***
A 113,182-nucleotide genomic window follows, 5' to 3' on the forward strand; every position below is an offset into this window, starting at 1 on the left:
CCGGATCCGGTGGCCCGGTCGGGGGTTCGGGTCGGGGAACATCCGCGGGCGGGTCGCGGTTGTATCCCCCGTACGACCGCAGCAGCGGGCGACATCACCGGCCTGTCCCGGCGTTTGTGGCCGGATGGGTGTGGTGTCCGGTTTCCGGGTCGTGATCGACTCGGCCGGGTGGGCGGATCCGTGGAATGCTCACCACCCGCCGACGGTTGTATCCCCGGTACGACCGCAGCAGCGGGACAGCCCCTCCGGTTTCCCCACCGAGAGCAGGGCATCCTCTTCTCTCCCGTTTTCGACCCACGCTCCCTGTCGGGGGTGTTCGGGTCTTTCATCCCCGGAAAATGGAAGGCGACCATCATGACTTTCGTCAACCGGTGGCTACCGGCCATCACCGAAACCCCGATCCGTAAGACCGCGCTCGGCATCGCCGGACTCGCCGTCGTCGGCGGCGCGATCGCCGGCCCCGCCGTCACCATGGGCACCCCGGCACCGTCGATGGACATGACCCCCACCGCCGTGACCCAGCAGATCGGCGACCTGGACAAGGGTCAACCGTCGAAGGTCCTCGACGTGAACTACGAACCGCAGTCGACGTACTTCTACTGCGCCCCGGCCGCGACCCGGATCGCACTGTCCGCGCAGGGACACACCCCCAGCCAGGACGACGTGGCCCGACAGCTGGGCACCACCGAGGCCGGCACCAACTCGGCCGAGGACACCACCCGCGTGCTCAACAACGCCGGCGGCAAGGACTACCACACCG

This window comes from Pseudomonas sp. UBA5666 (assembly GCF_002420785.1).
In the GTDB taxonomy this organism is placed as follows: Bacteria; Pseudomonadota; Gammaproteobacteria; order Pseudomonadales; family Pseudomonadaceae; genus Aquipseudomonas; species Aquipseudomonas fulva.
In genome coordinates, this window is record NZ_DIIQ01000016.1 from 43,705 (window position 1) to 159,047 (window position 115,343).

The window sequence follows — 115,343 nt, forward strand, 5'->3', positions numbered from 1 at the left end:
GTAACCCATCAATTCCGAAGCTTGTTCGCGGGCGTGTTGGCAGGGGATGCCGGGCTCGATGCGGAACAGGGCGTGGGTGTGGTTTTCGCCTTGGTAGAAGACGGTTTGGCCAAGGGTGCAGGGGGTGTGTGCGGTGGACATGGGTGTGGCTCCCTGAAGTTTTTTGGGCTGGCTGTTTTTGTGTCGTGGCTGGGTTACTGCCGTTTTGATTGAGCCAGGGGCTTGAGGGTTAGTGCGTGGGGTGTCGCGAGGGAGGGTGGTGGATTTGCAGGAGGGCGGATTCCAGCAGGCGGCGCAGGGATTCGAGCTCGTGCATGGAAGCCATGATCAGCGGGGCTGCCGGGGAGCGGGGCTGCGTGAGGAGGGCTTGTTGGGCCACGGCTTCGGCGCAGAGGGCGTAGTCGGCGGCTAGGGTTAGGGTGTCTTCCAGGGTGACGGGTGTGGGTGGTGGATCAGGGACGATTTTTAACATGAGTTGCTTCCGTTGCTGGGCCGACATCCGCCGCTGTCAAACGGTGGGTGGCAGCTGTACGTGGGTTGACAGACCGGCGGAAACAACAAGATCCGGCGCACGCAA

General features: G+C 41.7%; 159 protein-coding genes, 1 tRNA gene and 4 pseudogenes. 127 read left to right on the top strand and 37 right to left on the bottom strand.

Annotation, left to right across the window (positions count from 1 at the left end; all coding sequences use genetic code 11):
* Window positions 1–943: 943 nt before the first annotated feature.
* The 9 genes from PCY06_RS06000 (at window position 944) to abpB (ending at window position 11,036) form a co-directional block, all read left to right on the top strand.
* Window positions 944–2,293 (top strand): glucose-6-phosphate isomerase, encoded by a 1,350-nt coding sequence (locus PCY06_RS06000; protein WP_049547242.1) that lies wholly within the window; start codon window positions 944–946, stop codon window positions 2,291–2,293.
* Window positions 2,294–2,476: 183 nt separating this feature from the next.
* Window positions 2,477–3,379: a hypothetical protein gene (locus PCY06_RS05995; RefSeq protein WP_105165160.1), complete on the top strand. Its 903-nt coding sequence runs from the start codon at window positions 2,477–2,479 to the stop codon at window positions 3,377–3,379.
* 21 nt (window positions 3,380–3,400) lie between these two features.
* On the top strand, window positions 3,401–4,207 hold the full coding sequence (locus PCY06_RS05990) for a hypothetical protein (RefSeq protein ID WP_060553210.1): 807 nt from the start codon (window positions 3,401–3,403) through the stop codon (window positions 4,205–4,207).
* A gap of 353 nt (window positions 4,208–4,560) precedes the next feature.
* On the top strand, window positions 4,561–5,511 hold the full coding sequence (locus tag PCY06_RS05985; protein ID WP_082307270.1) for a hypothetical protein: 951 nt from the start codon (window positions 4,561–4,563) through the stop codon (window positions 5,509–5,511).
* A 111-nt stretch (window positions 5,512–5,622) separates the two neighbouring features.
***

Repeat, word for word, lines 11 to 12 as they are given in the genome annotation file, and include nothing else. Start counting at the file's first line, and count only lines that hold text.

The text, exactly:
* The 9 genes from PCY06_RS06000 (at window position 944) to abpB (ending at window position 11,036) form a co-directional block, all read left to right on the top strand.
* Window positions 944–2,293 (top strand): glucose-6-phosphate isomerase, encoded by a 1,350-nt coding sequence (locus PCY06_RS06000; protein WP_049547242.1) that lies wholly within the window; start codon window positions 944–946, stop codon window positions 2,291–2,293.